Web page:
Being unable to continue with our speech before a large number of people or simply being blocked without knowing how to give free rein to our thoughts at a given time because we have left blank is very common. But why do we go blank? What is behind this opaque filter that gives us those very committed moments of pause? Let's go deeper into it.
- 1 The blank mind
- 2 The influence of stress
- 3 Stay blank and working memory
- 4 What to do when we go blank?
The mental emptiness that arises when we go blank has its explanation. For this we must bear in mind that all our mental activity has to do with memory and more specifically with memories. In this way, memory is not only a store where we accumulate the information we receive, but it is also a distributor of this information every time we need it in the form of memories and associations.
So, The phenomenon of being blank is a sign that there is a crisis in the functioning of our memory. For some reason, our memories have been temporarily inaccessible due to the existence of a blockage in the route that is normally set in motion when it is intended to access the information we have stored.
The influence of stress
Many times, One of the obstacles that appears when accessing the information we have stored is the emotional tension caused by the experience of anxiety or stress. Specifically because of the neurochemical reaction that occurs under these conditions and that affects the entire nervous system and causes the release of hormones in our body.
CWhen we feel stressed, the adrenal glands in our kidneys secrete glucocorticoids, the hormones responsible for the inability to remember at this time and to reduce access to the information we have stored for its impact on the functioning of the hippocampus (the part of the brain related to declarative memory).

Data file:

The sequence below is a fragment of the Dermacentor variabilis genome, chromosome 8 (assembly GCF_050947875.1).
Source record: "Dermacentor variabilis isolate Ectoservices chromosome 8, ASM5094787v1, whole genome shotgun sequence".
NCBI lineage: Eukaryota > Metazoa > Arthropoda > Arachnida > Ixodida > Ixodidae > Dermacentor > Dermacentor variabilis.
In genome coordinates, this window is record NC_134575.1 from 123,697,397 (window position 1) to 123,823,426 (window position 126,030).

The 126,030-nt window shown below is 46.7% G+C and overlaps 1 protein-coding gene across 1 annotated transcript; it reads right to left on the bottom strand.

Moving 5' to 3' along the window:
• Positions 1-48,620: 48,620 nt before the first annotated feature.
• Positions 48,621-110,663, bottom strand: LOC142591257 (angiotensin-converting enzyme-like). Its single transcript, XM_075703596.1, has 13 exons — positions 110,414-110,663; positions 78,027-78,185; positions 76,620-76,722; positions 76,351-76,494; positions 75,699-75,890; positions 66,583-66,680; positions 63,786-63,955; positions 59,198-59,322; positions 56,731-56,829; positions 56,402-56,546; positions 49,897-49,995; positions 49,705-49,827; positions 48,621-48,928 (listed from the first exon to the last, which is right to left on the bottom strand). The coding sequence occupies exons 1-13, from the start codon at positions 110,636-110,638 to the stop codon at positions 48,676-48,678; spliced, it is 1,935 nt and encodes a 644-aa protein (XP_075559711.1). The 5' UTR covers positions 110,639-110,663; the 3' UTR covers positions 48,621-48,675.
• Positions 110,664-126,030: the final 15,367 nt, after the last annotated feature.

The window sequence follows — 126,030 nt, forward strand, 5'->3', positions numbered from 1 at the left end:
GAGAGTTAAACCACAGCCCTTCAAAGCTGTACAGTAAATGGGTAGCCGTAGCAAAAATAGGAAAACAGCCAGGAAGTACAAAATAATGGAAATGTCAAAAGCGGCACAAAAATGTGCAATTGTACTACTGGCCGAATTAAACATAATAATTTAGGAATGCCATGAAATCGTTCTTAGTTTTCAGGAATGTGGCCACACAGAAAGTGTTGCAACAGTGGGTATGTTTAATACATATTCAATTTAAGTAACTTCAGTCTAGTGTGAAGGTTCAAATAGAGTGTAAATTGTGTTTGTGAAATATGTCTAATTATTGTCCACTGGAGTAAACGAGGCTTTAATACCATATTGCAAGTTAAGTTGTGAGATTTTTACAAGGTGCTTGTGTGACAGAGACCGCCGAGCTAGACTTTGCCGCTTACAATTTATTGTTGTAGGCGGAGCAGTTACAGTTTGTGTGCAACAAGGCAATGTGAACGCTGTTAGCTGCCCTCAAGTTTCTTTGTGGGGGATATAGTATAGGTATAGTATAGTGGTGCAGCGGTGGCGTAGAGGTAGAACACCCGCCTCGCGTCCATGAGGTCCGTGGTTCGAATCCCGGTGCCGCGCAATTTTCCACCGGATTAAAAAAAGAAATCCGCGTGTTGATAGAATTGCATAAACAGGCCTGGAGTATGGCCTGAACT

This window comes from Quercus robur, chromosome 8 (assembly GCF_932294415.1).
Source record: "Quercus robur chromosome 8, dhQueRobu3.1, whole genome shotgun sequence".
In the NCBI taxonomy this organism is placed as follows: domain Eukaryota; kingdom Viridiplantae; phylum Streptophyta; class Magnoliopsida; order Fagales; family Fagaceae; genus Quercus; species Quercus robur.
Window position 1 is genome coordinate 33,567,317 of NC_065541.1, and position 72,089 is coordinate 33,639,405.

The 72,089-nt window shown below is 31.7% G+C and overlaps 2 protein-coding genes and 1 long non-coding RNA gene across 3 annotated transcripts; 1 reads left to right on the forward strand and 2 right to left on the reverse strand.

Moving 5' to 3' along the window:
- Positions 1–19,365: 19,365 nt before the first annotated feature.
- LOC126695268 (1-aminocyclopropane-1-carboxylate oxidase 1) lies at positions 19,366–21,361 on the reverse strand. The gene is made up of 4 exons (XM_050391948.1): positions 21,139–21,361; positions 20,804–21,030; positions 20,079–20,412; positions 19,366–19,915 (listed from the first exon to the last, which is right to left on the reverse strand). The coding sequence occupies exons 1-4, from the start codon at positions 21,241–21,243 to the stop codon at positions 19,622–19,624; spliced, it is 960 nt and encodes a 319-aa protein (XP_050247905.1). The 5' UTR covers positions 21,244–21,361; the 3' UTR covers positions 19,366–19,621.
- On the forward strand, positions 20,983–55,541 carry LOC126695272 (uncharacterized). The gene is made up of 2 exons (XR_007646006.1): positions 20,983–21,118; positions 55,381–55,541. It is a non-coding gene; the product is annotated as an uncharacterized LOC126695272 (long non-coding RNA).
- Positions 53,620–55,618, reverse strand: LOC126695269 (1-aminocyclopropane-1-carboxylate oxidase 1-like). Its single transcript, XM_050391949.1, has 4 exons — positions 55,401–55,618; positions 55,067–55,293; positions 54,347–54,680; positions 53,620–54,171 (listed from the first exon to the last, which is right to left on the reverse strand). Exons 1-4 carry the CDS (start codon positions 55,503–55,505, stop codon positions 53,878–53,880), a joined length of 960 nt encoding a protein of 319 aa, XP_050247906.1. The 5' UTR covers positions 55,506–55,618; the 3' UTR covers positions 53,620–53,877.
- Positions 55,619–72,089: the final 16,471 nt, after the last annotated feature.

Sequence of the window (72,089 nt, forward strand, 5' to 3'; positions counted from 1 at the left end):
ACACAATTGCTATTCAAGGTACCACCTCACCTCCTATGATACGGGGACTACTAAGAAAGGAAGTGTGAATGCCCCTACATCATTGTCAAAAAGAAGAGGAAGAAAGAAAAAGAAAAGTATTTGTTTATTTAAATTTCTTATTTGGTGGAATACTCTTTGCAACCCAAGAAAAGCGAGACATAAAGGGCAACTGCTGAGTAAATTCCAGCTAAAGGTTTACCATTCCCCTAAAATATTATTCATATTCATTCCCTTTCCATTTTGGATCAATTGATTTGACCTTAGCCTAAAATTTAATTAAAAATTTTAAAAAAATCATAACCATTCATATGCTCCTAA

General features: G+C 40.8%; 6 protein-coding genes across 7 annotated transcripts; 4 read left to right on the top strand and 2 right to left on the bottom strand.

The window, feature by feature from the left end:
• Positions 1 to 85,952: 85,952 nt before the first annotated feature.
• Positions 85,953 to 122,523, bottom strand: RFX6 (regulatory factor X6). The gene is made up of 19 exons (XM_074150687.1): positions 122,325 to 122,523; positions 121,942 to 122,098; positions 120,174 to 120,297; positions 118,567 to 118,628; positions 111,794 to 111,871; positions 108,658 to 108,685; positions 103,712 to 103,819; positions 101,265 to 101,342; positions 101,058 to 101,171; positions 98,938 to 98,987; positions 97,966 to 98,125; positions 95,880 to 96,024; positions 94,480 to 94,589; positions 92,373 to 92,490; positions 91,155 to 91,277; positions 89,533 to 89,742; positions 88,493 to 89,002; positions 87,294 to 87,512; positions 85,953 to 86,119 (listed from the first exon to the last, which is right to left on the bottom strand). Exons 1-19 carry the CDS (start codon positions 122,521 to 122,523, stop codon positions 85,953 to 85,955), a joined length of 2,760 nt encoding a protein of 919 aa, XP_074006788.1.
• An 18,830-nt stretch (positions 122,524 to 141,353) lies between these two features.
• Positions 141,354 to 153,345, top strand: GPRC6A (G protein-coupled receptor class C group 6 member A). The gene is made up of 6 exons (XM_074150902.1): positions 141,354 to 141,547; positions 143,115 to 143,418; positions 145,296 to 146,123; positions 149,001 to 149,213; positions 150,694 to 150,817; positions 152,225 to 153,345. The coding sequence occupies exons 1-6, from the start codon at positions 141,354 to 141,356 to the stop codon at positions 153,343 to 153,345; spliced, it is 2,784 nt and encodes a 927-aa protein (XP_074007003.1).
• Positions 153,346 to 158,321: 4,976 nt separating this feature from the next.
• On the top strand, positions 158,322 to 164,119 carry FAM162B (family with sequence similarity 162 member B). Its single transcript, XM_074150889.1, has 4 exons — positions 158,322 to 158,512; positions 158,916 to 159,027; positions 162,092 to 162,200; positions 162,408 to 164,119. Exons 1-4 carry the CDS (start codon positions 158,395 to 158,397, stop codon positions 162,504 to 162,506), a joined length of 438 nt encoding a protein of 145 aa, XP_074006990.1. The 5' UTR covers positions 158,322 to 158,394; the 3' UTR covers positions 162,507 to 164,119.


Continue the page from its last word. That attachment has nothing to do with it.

Thus, the reason there is for our body to begin to function in this way is found in the feeling of stress activates a state of alert that quickly assimilates what we are living as a dangerous situation. So it prepares us to react and avoid damage, but in exchange for lowering our level of reasoning and creativity which is what actually allows us to express ourselves in a much more grounded way, thus producing the blockade.
Although we cannot forget that remaining blank in other cases is associated with aging and the appearance of a neurodegenerative disease.
Go blank and work memory
According to a study by psychologists at the University of Chicagopeople who have a better memory are more likely to go blank, especially when they are under pressure. So if a person often goes blank it may be because he has excellent work memory.
Working memory is the set of processes that allow us to temporarily store and manipulate information to perform complex cognitive tasks such as language comprehension, mathematical skills, learning, reading or reasoning.
So, Some people have a better working memory than others. In other words, it is as if they had an extra facilitator that allows them to carry out mental juggling; since the working memory is responsible for storing data for a short period of time, while we use them to perform other things. So people who have a better working memory have this facilitator that allows them to perform tasks successfully but when they are distracted by the pressure they are subjected to, despite trusting and having this mechanism they have a mental block by the overhead they experience and go blank.
What to do when we go blank?
The best strategy for when we go blank is to stay relaxed and keep stress controlled.So practicing some relaxation techniques or breathing control before situations that we know can make us nervous is ideal. This will reduce our levels of stress and anxiety and increase our attention self-control to avoid overloading ourselves.
Too It is advisable not to be too critical of ourselves especially when we have to present a presentation in public or we are doing an exam, since our brain with the intention of resetting it can go blank.
Baddeley, A. (1986)Working memory. Oxford University Press. ISBN 0-19-852133-2.
Chauveau, F. et. Al. (2010) Rapid stress-induced corticosterone rise in the hippocampus reverses serial memory retrieval pattern.Hippocampus; 20(1):196-207.
Sattizahn, J. R. et. Al. (2016) A Closer Look at Who "Chokes Under Pressure".Journal of Applied Research in Memory and Cognition; 5(4): 470-477.
Baddeley, A. D., & Hitch, G. (1974). Working memoryPsychology of Learning and Motivation, 8, 47-89.